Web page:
DEBERT – The future of an after-school children’s program in Debert is in jeopardy.
Debert Baptist Church has been providing the program, which benefits up to 50 children from Debert Elementary School, for two years from 2:30 to 5:30 p.m. on school days.
However, the church can no longer afford to offer the program by itself, said Pastor Bill Martin in an email to the Truro Daily News. He added it costs at least $20,000 a year to provide crafts, food, activities, heating, lighting and related children’s services, as well as pay two people to oversee the program. Martin said the community needs to help the initiative or it will not return in time for school next week.
“As people of faith, we saw a need and responded. However … we knew we could not do it alone,” said Martin in the email. “We run a deficit each year and it’s not appropriate for the church to do that because it then puts the church in jeopardy. We’ve seen community fundraisers … and (donations) at times but it’s been hit and miss.”
During a community meeting earlier this week, about 40 people gathered, including people whose children use the program and local politicians.
“The consensus across the board was that we don’t want to lose this,” said Martin, adding since then, a “few people” have called to say they may be able to help.
Karen Casey, the MLA for Colchester North, and Colchester County Coun. Doug MacInnes offered to canvass area businesses, asking for financial support. In addition, a number of community residents will encourage others to help.
Michelle Hamilton is one parent who is spreading the word. Her sons Matt, 9, and Lucas, 6, attend the program regularly and Hamilton has volunteered when possible.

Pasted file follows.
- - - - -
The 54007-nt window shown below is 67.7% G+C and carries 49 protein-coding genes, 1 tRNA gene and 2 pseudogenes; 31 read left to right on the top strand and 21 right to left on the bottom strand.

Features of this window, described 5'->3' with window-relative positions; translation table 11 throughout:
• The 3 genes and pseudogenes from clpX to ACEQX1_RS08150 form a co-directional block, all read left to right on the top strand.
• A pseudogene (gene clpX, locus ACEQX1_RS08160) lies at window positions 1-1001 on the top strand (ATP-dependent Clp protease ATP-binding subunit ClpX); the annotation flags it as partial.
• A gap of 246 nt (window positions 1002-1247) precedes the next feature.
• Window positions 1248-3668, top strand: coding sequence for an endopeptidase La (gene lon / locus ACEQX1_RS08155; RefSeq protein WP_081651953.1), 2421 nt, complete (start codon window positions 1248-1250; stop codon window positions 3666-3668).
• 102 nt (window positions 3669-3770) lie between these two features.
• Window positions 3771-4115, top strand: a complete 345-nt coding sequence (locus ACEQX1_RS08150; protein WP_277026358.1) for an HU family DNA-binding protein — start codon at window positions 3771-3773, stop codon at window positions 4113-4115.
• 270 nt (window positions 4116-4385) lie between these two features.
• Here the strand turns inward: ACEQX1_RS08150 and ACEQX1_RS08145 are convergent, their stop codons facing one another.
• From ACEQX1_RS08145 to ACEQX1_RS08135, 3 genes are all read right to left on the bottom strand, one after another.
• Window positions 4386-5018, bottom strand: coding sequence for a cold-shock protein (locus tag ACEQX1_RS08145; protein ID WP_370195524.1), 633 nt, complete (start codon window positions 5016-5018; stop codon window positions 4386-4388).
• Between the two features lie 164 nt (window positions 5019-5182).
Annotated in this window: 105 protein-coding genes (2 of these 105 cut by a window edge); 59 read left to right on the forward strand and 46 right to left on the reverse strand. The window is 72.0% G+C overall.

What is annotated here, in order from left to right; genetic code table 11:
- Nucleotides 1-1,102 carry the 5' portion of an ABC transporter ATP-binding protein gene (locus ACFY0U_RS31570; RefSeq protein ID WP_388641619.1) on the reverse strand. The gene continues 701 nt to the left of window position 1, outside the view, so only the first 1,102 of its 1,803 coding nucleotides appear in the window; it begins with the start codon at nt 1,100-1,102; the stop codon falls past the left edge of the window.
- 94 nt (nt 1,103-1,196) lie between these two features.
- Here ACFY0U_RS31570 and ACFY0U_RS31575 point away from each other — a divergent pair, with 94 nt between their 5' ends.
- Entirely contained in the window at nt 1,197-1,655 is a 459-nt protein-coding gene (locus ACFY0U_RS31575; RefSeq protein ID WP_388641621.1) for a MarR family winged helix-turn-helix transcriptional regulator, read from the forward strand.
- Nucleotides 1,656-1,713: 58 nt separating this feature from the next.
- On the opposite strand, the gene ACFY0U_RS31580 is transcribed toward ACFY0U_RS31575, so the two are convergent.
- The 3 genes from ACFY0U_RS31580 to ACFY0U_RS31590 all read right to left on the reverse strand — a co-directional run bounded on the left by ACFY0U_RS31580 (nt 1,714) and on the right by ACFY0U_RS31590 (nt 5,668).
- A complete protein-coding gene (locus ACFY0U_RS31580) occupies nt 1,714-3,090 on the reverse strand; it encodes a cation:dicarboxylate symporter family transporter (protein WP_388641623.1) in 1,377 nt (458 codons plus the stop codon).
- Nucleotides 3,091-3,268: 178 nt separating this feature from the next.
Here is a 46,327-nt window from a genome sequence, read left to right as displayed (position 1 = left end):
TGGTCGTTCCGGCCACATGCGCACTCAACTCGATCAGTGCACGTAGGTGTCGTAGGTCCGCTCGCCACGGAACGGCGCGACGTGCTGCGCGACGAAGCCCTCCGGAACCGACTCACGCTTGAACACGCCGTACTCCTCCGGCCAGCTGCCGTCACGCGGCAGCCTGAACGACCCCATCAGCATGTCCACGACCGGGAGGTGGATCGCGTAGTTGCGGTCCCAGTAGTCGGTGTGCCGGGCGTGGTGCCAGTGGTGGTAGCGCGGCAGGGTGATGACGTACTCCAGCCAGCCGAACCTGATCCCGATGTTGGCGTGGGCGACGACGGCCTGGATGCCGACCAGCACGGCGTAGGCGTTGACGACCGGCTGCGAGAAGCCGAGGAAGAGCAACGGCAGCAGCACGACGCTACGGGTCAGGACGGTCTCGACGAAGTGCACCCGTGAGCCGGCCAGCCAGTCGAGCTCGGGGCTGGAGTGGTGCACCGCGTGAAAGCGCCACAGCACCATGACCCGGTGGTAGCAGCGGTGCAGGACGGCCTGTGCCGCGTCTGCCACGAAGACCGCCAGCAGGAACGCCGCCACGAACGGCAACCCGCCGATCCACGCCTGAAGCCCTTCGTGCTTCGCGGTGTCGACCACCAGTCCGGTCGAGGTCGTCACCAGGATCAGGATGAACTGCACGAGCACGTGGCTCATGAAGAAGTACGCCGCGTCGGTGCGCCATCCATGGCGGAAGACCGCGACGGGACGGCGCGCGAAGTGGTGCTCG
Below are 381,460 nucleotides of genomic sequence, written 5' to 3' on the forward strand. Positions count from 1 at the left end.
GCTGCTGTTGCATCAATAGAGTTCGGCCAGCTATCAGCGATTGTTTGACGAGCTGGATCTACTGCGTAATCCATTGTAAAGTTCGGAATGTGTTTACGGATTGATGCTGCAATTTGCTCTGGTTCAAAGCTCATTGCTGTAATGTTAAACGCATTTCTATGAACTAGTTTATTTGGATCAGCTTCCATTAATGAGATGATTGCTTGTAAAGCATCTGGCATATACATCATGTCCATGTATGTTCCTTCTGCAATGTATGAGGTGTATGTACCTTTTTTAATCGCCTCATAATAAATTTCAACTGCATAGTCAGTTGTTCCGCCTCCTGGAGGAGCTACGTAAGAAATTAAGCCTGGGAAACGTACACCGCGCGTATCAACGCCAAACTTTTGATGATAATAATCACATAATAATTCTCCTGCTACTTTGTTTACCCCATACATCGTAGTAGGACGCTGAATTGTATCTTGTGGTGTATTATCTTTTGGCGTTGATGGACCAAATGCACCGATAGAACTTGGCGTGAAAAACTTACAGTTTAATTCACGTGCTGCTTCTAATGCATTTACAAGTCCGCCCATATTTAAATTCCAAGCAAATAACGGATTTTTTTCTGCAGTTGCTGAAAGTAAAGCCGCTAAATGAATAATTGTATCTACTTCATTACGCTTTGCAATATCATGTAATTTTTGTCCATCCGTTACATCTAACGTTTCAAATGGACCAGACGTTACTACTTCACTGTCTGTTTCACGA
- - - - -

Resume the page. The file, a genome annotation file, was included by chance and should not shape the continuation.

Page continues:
“It’s a safe, warm place for them to go and not be alone and it’s free. It’s a Godsend for sure and the boys love going there,” said Hamilton, adding the provision of a healthy snack at the program is a blessing too.
“When money is tight you buy what’s cheap, not necessarily what’s good. It’s good knowing there are healthy snacks for them.”
Young Lucas added he’d “feel sad” if the program was discontinued because he enjoys “playing there.”
Brother Matt said, “I get to see friends I don’t get to see often (outside of the program) … I learned to be a good friend there … and I would just sit at home watching TV if I didn’t have it to go to.”
Erma Sitser, a deacon at the church and program volunteer, said it would be “a great loss and unpleasant for children to go home to an empty house” if the initiative closed.
And, she said, when a community pulls together it says a lot about its residents.
“It says the community cares for one another. All members feel more secure and comfortable and there’s a connection between each other.”
A report is expected on Friday indicating whether the program will continue.